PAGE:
"Although we saw a steady decline in the rate of viruses produced from 2000 to 2004 ... we've seen a 20 percent increase of malware-related threats between 2004 and 2005 and anticipate that these numbers will stay at the higher rate of growth for the immediate future," Vincent Gullotto, vice president of McAfee AVERT, said in a statement.
Phishing attacks have become more targeted and use spyware and password stealers to target specific banks, researchers said.
Also, attackers are increasingly targeting reported vulnerabilities and focusing on systems that are not patched or updated. AVERT estimates that about 50 percent of systems on the internet are not properly patched.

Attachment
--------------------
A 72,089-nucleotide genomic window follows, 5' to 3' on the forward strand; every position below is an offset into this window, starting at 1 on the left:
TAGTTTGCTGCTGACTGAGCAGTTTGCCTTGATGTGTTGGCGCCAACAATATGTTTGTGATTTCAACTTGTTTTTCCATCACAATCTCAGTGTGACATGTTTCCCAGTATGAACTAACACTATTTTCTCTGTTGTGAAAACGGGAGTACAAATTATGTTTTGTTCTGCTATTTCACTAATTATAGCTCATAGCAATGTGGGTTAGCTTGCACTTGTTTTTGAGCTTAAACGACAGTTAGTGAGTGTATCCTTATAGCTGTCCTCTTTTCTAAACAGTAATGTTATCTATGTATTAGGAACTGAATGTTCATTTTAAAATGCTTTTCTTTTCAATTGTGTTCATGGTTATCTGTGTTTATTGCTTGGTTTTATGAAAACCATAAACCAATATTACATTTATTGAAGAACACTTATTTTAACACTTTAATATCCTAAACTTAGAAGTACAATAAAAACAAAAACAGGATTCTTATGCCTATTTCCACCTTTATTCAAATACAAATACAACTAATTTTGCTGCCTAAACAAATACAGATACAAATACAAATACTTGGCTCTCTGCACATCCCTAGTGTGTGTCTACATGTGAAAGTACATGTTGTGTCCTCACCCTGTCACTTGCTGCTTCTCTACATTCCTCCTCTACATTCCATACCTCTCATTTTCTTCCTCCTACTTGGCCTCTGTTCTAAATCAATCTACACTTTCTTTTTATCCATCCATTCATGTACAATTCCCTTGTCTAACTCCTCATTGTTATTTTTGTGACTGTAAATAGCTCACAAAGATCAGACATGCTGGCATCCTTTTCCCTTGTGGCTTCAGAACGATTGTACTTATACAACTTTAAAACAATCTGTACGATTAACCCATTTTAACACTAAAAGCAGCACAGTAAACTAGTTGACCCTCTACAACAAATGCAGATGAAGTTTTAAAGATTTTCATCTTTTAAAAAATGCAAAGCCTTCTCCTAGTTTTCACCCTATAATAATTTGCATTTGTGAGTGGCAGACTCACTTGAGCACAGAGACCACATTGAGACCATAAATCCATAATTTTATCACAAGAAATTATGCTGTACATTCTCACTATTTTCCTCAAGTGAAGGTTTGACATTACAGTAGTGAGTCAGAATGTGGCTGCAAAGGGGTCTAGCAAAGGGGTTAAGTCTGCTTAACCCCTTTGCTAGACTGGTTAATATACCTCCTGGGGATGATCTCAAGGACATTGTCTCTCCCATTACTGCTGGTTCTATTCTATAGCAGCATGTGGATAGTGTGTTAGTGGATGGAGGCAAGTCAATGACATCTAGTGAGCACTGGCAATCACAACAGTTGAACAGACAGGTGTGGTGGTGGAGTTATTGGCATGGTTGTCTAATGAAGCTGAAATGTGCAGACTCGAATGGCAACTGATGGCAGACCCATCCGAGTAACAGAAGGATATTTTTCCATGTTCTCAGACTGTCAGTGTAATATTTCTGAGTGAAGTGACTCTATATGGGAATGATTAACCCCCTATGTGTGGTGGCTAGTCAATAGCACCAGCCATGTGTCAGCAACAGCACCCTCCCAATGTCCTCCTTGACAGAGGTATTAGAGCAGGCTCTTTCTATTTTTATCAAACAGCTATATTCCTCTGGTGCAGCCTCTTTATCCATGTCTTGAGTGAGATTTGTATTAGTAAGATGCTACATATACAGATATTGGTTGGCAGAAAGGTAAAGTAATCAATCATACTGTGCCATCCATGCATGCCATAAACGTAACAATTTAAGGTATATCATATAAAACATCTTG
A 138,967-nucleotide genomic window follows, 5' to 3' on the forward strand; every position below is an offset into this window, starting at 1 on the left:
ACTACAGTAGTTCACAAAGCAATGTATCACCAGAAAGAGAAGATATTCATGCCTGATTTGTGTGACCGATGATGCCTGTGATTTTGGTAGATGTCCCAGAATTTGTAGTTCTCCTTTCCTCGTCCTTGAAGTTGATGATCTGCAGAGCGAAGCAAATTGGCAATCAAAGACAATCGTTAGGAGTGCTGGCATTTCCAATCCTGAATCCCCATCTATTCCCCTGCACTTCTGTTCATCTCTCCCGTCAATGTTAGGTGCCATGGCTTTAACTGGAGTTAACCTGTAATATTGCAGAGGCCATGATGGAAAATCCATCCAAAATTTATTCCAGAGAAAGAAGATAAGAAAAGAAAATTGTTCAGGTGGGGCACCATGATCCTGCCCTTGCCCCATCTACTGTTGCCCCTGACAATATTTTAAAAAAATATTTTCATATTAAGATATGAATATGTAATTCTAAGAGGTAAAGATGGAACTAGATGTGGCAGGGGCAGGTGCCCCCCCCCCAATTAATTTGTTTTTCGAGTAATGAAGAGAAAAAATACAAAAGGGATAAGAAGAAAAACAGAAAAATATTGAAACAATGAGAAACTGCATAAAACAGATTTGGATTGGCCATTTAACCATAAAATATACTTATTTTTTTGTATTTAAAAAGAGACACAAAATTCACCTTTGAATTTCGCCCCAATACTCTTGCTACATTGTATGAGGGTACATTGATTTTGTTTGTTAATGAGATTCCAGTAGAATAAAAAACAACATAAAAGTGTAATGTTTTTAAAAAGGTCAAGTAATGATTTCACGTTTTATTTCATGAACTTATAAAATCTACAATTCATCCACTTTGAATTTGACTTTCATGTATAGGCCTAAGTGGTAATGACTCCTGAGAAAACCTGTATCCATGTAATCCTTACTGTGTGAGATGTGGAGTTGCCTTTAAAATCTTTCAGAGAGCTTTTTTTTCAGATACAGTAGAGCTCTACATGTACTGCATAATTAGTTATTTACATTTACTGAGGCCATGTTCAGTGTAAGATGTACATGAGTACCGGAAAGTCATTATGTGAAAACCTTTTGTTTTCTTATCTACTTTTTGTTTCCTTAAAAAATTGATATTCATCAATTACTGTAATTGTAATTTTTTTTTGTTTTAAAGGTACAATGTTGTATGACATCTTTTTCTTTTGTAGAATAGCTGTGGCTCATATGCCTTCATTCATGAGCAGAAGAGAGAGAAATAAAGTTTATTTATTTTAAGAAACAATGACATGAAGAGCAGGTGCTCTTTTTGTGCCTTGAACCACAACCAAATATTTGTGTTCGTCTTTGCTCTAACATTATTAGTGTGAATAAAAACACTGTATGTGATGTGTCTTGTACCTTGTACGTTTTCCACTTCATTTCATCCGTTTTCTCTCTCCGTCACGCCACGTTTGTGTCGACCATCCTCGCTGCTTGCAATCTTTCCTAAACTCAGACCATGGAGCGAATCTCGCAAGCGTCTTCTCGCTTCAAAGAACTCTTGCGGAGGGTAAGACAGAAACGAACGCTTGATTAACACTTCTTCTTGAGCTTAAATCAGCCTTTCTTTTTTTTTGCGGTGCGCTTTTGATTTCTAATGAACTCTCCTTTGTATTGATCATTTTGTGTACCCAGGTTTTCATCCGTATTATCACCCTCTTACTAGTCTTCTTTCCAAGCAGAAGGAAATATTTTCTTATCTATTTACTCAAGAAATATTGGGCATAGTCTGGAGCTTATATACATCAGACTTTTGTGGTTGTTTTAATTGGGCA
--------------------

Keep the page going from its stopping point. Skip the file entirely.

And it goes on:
Researchers said there were 1,000 vulnerabilities discovered in the first quarter of this year, up six percent from the year-ago quarter.
Virus writers also are focusing on the mobile platform: "There has been a very dramatic increase in Symbian malware targeting smart phones and mobile phones from 2004 Q4 to today. AVERT researchers tracked five in Q4 and now there are as many as 50 mobile malware threats in the wild."
As reported in SC Magazine here a study by Kaspersky labs found that instant messenging worms are on the increase.